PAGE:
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By 1900, women had been campaigning for the right to vote in British parliamentary elections for over half a century. These 'suffragists', who had campaigned in predominantly non-confrontational ways, were increasingly sidelined by the growing suffragette movement, whose members embraced more radical methods.
In 1903 the 'votes for women' campaign was energised by the creation of the Women's Social and Political Union. Founded in Manchester by Emmeline Pankhurst and her daughters, the W.S.P.U. aimed to 'wake up the nation' to the cause of women's suffrage through 'Deeds not Words.' The decision to relocate the headquarters to London in 1906 transformed the suffrage movement. Supporters of militancy and the WSPU became known as Suffragettes and for the next eight years, the fight to win the vote became a highly public and, at times, violent struggle played out against the backdrop of Edwardian London.
By taking their campaign to the streets, the Suffragettes attracted maximum publicity. Identifiably by their purple, white and green colour scheme, they became a familiar sight in central London. The move to the political heart of the nation enabled them to maintain a constant presence in Whitehall, petitioning parliament, heckling MPs and chaining themselves to government buildings.
A London base also provided a 'high profile' venue for spectacular Suffragette demonstrations and processions. Such events could draw a crowd of several hundred thousand spectators drawn to the spectacle of Suffragettes dressed in purple, white and green, carrying hundreds of beautifully designed banners.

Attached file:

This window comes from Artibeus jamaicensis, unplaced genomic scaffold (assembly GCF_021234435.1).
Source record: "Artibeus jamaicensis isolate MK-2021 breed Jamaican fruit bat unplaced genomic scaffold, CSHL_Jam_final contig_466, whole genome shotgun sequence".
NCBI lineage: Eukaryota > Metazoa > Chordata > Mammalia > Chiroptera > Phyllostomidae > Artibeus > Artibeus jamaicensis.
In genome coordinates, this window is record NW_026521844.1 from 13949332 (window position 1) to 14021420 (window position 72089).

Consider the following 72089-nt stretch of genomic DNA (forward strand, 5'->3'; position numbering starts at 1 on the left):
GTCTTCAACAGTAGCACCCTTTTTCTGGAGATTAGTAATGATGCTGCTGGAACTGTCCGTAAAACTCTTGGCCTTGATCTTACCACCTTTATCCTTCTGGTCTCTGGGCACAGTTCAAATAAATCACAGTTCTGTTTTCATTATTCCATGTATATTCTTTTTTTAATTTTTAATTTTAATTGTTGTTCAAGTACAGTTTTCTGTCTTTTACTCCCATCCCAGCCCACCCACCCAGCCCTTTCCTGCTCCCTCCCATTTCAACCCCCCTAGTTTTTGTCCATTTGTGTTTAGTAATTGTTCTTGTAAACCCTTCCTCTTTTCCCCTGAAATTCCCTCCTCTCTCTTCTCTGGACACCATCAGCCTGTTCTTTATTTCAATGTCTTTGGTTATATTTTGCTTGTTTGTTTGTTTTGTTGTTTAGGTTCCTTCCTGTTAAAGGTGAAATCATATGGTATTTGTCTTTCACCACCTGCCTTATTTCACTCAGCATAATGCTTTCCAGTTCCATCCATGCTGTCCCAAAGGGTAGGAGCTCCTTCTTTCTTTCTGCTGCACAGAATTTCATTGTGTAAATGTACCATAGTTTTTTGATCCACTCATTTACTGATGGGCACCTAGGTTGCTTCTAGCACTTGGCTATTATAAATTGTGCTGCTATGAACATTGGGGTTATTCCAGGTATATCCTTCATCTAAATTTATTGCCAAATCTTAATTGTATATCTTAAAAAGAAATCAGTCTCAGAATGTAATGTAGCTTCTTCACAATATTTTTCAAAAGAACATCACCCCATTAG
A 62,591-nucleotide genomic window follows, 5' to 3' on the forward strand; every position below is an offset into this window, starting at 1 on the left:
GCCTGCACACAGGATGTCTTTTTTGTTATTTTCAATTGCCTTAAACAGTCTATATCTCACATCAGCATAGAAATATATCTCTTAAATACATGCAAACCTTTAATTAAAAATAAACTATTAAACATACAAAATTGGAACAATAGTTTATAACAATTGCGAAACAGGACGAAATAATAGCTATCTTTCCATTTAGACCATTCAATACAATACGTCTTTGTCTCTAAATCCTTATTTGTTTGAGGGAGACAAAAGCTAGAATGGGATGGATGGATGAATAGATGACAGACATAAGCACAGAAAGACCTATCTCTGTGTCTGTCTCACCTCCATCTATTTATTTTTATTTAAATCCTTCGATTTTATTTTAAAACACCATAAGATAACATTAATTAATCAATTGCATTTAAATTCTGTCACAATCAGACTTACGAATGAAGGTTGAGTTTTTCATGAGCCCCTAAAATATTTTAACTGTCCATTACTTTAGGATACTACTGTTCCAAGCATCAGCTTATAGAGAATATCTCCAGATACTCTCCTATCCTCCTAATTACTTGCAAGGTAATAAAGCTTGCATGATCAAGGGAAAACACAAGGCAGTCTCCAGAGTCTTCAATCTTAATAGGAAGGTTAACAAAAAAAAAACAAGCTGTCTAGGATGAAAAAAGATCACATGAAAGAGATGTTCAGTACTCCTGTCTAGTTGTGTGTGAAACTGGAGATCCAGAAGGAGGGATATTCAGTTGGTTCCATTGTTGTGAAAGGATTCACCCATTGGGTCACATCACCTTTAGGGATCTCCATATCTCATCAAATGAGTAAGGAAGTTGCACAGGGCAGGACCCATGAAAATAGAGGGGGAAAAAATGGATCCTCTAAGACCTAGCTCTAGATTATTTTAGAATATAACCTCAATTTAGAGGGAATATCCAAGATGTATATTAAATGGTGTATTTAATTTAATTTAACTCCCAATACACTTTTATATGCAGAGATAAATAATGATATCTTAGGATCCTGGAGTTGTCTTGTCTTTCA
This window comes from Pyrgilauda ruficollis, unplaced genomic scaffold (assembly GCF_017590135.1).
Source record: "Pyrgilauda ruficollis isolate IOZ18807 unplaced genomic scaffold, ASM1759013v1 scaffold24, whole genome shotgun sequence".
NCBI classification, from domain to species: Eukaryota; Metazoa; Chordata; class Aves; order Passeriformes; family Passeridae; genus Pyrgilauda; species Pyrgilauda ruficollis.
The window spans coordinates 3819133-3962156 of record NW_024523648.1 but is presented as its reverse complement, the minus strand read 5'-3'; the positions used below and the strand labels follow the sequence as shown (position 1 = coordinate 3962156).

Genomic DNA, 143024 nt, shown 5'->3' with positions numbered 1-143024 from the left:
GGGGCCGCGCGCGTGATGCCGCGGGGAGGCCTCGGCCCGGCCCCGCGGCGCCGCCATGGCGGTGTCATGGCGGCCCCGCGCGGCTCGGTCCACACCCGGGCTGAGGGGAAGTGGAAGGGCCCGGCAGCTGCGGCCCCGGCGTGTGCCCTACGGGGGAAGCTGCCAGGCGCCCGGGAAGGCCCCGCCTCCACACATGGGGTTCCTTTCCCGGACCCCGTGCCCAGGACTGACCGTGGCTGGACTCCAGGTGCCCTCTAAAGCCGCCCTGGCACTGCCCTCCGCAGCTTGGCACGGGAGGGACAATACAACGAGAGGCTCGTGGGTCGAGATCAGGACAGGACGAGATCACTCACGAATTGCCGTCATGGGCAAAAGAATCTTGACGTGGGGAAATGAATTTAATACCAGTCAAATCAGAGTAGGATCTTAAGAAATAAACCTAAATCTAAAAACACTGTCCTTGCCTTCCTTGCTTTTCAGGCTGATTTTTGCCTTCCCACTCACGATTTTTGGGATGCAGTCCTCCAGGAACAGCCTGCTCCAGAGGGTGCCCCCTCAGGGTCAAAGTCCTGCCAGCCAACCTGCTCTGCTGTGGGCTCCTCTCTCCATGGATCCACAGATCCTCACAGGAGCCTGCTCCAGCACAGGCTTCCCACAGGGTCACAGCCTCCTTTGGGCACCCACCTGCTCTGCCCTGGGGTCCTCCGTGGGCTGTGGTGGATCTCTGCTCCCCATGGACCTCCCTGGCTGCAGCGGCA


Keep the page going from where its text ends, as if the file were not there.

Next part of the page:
The Suffragette campaign was masterminded from WSPU headquarters, initially established at 4 Clement's Inn in the Strand and, from 1912, at Lincoln's Inn Kingsway. Both salaried and volunteer office staff organised fund-raising events, public meetings and demonstrations and published newspapers and propaganda material. The WSPU established 90 branches through the United Kingdom but London remained the chief area of support with 34 local offices.
From 1912, the WSPU shifted the focus of its campaign to attacks on property and the disruption of public life. Suffragette attacks on works of art resulted in the closure of many London art galleries and museums to female visitors. Militancy often provoked confrontation with the police and public, as well as undignified scuffles and abuse. Over 1000 Suffragettes, including Emmeline Pankhurst and her daughters, served terms of imprisonment for their militancy. Most were sent to Holloway Prison where their protests continued as hunger strikes.
The outbreak of World War I brought an immediate suspension of suffragette militancy as Emmeline Pankhurst encouraged her supporters to throw themselves into the British war effort.
The tactics employed by the WSPU had failed to achieve the vote for women but, by taking their fight to the streets and making London the focus of their campaign, the Pankhursts inspired in their supporters a confidence and independence that enabled them to challenge the male dominated society in which they lived. Their campaign eased the way for women to take a more active and public role in society and during World War I - a role that was finally acknowledged with the granting of the parliamentary vote to propertied women over the age of thirty in 1918.
Following the recent advice from the government and Public Health England surrounding COVID-19, the Museum of London and the Museum of London Docklands will be closed to the public as of Thursday 19 March.
The health and wellbeing of our visitors, staff and community are of utmost importance to us and this decision is in response to increasing concerns surrounding COVID-19.
We will continue to closely review the advice from Public Health England and monitor the current situation of COVID-19 to keep people up to date on our plans.
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